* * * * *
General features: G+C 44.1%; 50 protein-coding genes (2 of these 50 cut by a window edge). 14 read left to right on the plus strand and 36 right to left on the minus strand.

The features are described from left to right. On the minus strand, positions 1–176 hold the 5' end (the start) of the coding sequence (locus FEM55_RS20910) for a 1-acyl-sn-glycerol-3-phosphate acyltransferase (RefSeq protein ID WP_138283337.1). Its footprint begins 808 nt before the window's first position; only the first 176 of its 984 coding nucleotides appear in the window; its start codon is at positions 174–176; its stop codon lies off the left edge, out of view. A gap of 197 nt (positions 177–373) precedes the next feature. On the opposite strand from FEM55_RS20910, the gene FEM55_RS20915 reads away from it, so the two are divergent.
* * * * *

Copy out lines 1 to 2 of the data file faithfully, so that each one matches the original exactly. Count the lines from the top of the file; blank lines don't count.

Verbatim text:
General features: G+C 44.1%; 50 protein-coding genes (2 of these 50 cut by a window edge). 14 read left to right on the plus strand and 36 right to left on the minus strand.

The features are described from left to right. On the minus strand, positions 1–176 hold the 5' end (the start) of the coding sequence (locus FEM55_RS20910) for a 1-acyl-sn-glycerol-3-phosphate acyltransferase (RefSeq protein ID WP_138283337.1). Its footprint begins 808 nt before the window's first position; only the first 176 of its 984 coding nucleotides appear in the window; its start codon is at positions 174–176; its stop codon lies off the left edge, out of view. A gap of 197 nt (positions 177–373) precedes the next feature. On the opposite strand from FEM55_RS20910, the gene FEM55_RS20915 reads away from it, so the two are divergent.